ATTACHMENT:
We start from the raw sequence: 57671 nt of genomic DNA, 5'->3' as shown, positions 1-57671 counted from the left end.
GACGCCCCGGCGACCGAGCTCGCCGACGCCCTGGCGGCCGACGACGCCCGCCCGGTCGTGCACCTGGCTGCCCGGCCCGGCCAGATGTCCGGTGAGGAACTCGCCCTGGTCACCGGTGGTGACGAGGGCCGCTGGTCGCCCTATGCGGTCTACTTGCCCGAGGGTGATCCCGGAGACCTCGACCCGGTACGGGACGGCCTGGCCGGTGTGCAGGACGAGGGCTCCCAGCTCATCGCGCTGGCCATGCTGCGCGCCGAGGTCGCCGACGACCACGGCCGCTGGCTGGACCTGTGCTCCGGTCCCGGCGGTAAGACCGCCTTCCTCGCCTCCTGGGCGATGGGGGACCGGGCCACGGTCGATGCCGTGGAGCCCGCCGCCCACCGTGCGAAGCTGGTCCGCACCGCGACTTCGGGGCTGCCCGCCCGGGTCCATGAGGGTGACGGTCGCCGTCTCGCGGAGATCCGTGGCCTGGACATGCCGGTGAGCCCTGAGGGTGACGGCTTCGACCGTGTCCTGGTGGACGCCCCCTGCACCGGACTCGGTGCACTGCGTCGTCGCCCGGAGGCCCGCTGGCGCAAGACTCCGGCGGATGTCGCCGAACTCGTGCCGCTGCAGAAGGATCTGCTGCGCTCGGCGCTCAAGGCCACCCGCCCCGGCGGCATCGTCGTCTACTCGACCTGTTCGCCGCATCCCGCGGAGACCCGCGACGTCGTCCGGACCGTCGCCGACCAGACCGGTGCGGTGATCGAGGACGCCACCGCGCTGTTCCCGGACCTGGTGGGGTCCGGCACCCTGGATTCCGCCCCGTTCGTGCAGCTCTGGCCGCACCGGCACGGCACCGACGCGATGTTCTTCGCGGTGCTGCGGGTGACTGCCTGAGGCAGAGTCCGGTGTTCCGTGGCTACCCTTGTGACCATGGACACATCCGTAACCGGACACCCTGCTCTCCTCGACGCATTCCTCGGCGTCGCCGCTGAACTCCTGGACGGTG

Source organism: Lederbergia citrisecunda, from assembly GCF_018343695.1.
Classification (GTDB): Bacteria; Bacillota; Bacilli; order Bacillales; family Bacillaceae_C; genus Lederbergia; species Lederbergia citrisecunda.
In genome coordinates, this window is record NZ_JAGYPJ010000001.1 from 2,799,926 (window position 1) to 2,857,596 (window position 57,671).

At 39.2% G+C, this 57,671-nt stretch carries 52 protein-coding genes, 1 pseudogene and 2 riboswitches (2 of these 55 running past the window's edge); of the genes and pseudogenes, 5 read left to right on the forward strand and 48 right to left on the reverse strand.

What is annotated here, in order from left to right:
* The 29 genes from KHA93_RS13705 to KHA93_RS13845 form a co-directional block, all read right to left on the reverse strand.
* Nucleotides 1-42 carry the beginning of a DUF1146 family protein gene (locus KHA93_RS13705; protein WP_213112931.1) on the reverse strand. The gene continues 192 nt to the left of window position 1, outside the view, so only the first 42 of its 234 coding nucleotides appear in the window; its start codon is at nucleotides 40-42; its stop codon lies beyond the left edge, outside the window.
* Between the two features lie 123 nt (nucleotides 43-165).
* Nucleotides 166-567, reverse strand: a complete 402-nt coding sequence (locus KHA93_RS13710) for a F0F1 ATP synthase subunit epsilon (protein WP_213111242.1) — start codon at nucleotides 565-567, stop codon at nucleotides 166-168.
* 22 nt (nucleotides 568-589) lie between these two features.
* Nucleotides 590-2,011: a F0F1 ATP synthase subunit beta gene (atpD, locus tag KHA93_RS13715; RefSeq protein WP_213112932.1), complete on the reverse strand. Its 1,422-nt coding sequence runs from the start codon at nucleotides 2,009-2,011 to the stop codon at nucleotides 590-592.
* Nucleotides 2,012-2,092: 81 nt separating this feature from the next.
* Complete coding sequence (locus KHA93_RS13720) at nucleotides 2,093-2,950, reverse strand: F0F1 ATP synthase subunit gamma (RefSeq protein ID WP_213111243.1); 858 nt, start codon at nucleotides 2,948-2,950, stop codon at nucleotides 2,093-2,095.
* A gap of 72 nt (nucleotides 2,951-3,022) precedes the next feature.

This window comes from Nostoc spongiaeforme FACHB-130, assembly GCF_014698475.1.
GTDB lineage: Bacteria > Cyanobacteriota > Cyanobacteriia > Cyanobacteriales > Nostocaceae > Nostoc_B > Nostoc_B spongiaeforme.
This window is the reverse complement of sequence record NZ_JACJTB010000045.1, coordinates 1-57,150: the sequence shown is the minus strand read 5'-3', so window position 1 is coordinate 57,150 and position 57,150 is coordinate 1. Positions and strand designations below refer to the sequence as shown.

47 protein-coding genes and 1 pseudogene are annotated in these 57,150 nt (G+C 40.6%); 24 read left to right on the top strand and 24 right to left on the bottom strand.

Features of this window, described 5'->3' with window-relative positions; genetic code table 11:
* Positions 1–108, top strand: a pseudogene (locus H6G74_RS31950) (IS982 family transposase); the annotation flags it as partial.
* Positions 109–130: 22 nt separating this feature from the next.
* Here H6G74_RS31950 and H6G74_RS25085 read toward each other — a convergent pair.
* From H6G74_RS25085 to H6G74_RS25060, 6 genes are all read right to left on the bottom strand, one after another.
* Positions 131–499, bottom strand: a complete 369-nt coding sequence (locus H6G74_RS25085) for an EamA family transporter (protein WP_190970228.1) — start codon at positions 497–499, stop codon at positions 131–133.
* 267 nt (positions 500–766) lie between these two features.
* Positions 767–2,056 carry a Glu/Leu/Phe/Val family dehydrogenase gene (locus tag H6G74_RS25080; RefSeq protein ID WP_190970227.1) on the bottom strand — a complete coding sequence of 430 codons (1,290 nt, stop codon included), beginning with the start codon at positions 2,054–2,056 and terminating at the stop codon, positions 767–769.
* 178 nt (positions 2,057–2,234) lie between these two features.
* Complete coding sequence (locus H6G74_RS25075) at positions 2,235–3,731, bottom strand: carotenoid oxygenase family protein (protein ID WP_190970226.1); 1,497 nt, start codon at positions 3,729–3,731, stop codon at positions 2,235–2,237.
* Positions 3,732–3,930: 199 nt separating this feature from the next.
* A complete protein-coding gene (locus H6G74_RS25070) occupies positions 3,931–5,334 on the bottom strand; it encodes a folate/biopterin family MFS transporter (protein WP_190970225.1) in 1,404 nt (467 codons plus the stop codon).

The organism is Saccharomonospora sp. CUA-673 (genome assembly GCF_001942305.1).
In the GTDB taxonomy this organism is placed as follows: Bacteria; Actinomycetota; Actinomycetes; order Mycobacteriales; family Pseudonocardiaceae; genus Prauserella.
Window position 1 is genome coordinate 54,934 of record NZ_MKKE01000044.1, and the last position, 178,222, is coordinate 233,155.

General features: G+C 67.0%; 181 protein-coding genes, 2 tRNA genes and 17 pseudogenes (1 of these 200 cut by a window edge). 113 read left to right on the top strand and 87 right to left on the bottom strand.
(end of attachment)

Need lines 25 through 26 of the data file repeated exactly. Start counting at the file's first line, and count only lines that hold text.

* From H6G74_RS25085 to H6G74_RS25060, 6 genes are all read right to left on the bottom strand, one after another.
* Positions 131–499, bottom strand: a complete 369-nt coding sequence (locus H6G74_RS25085) for an EamA family transporter (protein WP_190970228.1) — start codon at positions 497–499, stop codon at positions 131–133.